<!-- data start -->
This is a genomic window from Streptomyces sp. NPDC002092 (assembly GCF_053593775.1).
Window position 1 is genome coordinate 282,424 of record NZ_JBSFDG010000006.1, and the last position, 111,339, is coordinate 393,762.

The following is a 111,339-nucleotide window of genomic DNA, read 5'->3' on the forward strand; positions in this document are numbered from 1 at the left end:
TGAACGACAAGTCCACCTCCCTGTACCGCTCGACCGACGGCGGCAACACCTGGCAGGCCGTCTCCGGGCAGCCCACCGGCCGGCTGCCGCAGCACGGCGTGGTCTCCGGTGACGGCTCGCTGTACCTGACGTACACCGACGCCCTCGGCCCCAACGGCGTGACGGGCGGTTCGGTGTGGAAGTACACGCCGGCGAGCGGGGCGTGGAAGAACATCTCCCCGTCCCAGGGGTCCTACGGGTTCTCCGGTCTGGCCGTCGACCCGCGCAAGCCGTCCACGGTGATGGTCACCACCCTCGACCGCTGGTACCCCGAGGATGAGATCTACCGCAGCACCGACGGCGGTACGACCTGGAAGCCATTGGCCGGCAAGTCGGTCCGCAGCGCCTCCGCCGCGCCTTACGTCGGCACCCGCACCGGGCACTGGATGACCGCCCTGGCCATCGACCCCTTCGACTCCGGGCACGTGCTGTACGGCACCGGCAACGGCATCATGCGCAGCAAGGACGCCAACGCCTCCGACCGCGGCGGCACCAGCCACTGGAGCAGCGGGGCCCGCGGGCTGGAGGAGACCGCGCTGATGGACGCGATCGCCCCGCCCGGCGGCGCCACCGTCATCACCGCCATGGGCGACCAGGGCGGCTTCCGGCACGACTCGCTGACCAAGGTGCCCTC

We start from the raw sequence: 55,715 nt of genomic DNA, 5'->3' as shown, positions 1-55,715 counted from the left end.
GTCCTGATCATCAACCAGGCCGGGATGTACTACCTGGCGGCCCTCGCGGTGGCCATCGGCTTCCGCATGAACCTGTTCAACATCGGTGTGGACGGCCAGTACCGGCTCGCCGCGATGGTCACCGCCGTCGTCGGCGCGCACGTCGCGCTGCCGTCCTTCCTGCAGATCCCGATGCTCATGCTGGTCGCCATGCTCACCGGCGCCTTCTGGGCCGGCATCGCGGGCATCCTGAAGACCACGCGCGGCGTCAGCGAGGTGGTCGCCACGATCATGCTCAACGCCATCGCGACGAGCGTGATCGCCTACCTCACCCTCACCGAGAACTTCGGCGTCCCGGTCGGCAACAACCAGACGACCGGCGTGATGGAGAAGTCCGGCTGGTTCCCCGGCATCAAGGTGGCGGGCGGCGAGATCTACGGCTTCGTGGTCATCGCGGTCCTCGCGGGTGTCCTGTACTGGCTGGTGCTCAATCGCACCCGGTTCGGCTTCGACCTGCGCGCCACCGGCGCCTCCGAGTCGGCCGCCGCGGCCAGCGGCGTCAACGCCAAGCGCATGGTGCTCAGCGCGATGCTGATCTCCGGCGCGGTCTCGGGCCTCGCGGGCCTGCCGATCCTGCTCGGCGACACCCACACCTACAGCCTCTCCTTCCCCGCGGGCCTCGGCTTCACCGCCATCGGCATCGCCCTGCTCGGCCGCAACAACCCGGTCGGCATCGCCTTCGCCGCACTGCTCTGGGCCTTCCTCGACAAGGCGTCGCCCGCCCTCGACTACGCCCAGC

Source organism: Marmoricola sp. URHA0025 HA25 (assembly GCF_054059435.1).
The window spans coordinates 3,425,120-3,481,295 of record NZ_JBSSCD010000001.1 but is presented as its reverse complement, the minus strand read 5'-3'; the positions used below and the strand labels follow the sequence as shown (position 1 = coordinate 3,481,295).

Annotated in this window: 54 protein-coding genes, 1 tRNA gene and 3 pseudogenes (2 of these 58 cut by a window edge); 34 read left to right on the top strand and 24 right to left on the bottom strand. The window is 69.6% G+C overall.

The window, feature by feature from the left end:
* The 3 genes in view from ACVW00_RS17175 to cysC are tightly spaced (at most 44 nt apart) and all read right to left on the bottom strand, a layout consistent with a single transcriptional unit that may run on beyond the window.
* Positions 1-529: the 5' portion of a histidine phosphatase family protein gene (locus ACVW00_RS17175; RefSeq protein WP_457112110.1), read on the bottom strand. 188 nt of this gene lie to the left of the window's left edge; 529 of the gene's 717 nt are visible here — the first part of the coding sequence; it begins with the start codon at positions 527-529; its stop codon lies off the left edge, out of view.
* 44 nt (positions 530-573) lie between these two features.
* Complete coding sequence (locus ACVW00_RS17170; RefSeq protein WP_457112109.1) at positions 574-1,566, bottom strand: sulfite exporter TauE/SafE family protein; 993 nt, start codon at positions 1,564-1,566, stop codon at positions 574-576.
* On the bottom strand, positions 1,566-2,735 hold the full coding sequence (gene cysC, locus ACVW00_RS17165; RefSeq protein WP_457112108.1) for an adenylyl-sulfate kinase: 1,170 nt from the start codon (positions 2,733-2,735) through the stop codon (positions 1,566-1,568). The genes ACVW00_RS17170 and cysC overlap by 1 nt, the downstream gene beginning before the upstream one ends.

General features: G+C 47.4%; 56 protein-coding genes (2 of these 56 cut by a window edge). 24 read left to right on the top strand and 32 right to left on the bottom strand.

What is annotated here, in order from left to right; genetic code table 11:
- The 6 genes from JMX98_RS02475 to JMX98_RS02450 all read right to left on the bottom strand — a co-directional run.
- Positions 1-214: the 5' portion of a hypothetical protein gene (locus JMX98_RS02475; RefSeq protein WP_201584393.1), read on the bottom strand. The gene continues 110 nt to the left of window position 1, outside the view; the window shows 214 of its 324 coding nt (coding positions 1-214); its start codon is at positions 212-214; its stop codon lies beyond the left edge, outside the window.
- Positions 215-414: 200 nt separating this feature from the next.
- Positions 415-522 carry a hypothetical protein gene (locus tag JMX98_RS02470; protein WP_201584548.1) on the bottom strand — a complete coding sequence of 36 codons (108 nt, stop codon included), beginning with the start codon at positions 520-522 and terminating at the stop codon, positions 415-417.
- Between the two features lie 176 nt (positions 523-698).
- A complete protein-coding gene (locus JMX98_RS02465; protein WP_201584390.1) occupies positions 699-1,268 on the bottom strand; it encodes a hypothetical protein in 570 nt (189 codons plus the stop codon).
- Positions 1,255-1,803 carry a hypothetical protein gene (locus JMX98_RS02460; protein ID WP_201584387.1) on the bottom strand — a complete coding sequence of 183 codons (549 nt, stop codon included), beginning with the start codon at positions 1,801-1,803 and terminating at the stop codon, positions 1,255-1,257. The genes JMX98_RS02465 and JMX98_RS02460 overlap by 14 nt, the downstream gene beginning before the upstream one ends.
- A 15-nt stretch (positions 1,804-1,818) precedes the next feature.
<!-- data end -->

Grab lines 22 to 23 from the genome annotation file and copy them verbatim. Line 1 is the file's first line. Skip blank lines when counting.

- Between the two features lie 176 nt (positions 523-698).
- A complete protein-coding gene (locus JMX98_RS02465; protein WP_201584390.1) occupies positions 699-1,268 on the bottom strand; it encodes a hypothetical protein in 570 nt (189 codons plus the stop codon).